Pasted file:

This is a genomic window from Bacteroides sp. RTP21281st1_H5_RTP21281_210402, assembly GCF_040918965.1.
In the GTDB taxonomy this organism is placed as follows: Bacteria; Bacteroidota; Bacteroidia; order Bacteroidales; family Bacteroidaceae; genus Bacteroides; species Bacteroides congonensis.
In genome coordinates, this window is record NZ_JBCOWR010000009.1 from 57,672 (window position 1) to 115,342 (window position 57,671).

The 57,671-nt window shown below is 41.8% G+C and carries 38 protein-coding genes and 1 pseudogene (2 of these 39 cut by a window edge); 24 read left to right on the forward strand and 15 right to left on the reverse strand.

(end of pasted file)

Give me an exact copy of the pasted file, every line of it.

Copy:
This is a genomic window from Bacteroides sp. RTP21281st1_H5_RTP21281_210402, assembly GCF_040918965.1.
In the GTDB taxonomy this organism is placed as follows: Bacteria; Bacteroidota; Bacteroidia; order Bacteroidales; family Bacteroidaceae; genus Bacteroides; species Bacteroides congonensis.
In genome coordinates, this window is record NZ_JBCOWR010000009.1 from 57,672 (window position 1) to 115,342 (window position 57,671).

The 57,671-nt window shown below is 41.8% G+C and carries 38 protein-coding genes and 1 pseudogene (2 of these 39 cut by a window edge); 24 read left to right on the forward strand and 15 right to left on the reverse strand.